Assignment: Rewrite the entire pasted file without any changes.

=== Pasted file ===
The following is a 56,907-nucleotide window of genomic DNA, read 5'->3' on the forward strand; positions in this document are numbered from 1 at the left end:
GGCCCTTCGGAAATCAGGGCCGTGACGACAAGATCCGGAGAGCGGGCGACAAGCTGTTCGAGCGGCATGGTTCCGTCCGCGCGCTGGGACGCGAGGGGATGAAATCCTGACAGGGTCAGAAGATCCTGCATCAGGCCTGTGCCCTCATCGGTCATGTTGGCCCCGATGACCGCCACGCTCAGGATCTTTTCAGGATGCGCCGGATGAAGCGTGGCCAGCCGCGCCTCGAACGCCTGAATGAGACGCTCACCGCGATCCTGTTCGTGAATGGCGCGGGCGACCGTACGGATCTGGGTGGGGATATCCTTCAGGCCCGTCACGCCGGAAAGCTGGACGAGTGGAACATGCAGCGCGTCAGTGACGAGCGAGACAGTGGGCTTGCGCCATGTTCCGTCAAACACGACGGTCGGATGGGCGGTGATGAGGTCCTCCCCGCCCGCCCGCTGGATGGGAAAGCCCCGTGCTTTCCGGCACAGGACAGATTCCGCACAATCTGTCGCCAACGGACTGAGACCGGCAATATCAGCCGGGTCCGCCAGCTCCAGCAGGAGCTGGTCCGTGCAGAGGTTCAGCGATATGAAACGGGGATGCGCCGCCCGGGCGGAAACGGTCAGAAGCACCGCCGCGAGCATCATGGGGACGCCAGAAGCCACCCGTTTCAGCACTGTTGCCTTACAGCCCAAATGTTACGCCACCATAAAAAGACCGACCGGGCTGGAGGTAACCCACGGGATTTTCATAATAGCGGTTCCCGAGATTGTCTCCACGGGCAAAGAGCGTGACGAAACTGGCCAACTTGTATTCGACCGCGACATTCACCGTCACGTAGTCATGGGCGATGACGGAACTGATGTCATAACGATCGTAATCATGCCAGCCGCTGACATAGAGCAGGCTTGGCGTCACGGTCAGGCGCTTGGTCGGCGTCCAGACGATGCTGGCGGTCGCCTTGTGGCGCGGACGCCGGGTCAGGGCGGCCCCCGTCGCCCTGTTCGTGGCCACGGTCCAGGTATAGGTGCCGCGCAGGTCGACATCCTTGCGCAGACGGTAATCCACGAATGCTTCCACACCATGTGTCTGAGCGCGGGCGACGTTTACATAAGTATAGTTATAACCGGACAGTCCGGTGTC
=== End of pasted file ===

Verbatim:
The following is a 56,907-nucleotide window of genomic DNA, read 5'->3' on the forward strand; positions in this document are numbered from 1 at the left end:
GGCCCTTCGGAAATCAGGGCCGTGACGACAAGATCCGGAGAGCGGGCGACAAGCTGTTCGAGCGGCATGGTTCCGTCCGCGCGCTGGGACGCGAGGGGATGAAATCCTGACAGGGTCAGAAGATCCTGCATCAGGCCTGTGCCCTCATCGGTCATGTTGGCCCCGATGACCGCCACGCTCAGGATCTTTTCAGGATGCGCCGGATGAAGCGTGGCCAGCCGCGCCTCGAACGCCTGAATGAGACGCTCACCGCGATCCTGTTCGTGAATGGCGCGGGCGACCGTACGGATCTGGGTGGGGATATCCTTCAGGCCCGTCACGCCGGAAAGCTGGACGAGTGGAACATGCAGCGCGTCAGTGACGAGCGAGACAGTGGGCTTGCGCCATGTTCCGTCAAACACGACGGTCGGATGGGCGGTGATGAGGTCCTCCCCGCCCGCCCGCTGGATGGGAAAGCCCCGTGCTTTCCGGCACAGGACAGATTCCGCACAATCTGTCGCCAACGGACTGAGACCGGCAATATCAGCCGGGTCCGCCAGCTCCAGCAGGAGCTGGTCCGTGCAGAGGTTCAGCGATATGAAACGGGGATGCGCCGCCCGGGCGGAAACGGTCAGAAGCACCGCCGCGAGCATCATGGGGACGCCAGAAGCCACCCGTTTCAGCACTGTTGCCTTACAGCCCAAATGTTACGCCACCATAAAAAGACCGACCGGGCTGGAGGTAACCCACGGGATTTTCATAATAGCGGTTCCCGAGATTGTCTCCACGGGCAAAGAGCGTGACGAAACTGGCCAACTTGTATTCGACCGCGACATTCACCGTCACGTAGTCATGGGCGATGACGGAACTGATGTCATAACGATCGTAATCATGCCAGCCGCTGACATAGAGCAGGCTTGGCGTCACGGTCAGGCGCTTGGTCGGCGTCCAGACGATGCTGGCGGTCGCCTTGTGGCGCGGACGCCGGGTCAGGGCGGCCCCCGTCGCCCTGTTCGTGGCCACGGTCCAGGTATAGGTGCCGCGCAGGTCGACATCCTTGCGCAGACGGTAATCCACGAATGCTTCCACACCATGTGTCTGAGCGCGGGCGACGTTTACATAAGTATAGTTATAACCGGACAGTCCGGTGTC